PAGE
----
A plan to provide $150 million of bonds to build a professional soccer stadium in the District of Columbia spurred a group of economists to come out against the project, saying it would not bring sufficient revenues to the city to justify its construction.

“Economic research on the impact of professional sports stadiums suggests that the proposal to provide between $150 million and $225 million in public funds to build a new professional soccer stadium in the District of Columbia likely will not generate notable economic or fiscal benefits for the city,” said a statement by the D.C. Fiscal Policy Institute signed by 26 economists. “Most studies find that new sports stadiums do not increase employment or incomes. Some even find that stadiums have a modest negative effect on local economies.”

The stadium plan has yet to be formally introduced by any District Council member, though sources have said it could still happen this summer. It calls for bonds that would be backed by excess tax revenue — expected to be about $20 million per year — collected from the Washington Nationals ballpark tax.

The district’s chief financial officer, Natwar Gandhi, told Mayor Adrian M. Fenty and the council in a letter in February that the predicted excess revenues — which are above what the city would need to pay debt service on about $535 million of tax-exempt and taxable bonds issued for the ballpark — could possibly back debt for a new project.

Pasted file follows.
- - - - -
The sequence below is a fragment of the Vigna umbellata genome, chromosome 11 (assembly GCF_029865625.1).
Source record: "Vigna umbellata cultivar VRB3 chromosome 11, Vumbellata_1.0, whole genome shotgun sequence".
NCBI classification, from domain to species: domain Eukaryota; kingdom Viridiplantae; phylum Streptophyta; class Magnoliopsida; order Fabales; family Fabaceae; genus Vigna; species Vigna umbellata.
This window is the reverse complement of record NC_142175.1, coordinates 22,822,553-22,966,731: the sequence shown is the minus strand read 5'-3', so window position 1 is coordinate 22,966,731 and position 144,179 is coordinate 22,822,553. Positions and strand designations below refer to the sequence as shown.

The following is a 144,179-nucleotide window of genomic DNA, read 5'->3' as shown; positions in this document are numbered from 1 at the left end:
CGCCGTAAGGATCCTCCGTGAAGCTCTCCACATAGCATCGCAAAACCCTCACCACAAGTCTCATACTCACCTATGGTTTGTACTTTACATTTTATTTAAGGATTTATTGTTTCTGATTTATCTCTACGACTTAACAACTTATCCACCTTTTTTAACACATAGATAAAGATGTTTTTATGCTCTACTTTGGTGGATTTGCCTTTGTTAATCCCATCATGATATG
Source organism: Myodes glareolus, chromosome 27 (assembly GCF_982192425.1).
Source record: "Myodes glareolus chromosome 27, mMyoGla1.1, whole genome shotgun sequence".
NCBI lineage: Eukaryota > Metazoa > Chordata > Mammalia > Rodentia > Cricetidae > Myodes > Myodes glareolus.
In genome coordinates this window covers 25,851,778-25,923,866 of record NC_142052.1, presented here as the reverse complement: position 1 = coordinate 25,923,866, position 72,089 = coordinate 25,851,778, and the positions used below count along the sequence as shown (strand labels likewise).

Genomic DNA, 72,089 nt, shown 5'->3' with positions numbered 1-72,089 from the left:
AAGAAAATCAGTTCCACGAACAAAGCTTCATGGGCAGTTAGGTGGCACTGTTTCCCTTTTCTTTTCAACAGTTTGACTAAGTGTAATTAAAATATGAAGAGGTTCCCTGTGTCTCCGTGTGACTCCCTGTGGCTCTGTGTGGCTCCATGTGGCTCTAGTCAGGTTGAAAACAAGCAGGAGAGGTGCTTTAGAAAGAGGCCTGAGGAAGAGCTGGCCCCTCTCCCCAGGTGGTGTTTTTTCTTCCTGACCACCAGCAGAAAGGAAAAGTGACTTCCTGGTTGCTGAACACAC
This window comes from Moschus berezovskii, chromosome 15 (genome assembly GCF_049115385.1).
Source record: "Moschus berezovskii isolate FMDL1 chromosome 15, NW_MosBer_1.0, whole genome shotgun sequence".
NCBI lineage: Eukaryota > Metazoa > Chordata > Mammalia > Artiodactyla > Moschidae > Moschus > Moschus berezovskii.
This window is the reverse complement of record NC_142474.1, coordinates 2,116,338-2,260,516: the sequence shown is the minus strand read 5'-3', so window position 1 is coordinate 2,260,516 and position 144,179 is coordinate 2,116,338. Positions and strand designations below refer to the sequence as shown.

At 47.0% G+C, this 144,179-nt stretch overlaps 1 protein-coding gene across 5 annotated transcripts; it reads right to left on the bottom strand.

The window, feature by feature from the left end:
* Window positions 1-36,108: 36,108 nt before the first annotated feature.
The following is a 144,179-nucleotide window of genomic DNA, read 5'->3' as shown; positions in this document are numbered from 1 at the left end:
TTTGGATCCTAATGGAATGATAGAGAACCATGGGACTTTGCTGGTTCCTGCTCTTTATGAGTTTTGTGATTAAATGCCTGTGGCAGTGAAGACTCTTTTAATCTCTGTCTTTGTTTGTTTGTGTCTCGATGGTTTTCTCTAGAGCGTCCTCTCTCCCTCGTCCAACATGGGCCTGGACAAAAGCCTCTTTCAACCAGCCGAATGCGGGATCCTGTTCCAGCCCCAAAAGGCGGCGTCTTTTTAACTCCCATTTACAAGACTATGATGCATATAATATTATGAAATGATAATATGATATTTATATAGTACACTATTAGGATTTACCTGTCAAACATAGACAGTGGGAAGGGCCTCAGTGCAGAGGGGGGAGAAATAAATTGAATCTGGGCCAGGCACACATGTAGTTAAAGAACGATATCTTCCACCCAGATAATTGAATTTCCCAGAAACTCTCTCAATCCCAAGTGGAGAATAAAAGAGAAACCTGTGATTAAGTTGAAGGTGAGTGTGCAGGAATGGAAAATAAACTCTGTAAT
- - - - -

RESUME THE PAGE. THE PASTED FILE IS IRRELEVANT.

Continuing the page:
The stadium for Major League Soccer’s D.C. United team would be located on a site in Ward 8 of the district called Poplar Point, a $2.5 billion, 110-acre project aimed at transforming waterfront land into a mixed-use development, similar to Baltimore’s Inner Harbor.

The statement from the economists said the stadium would not help blighted Ward 8.

“Research also suggests that a soccer stadium alone will not revitalize a neighborhood in D.C.,” the statement read. “Because sports stadiums are not used most of the year, they do not stimulate much development outside the stadium. The economic benefits to the district are not likely to outweigh the large proposed stadium subsidy.”

The team currently plays in the 47-year-old RFK Stadium. Councilman Marion Barry, who represents Ward 8, has been a vocal proponent of building a stadium on the site.

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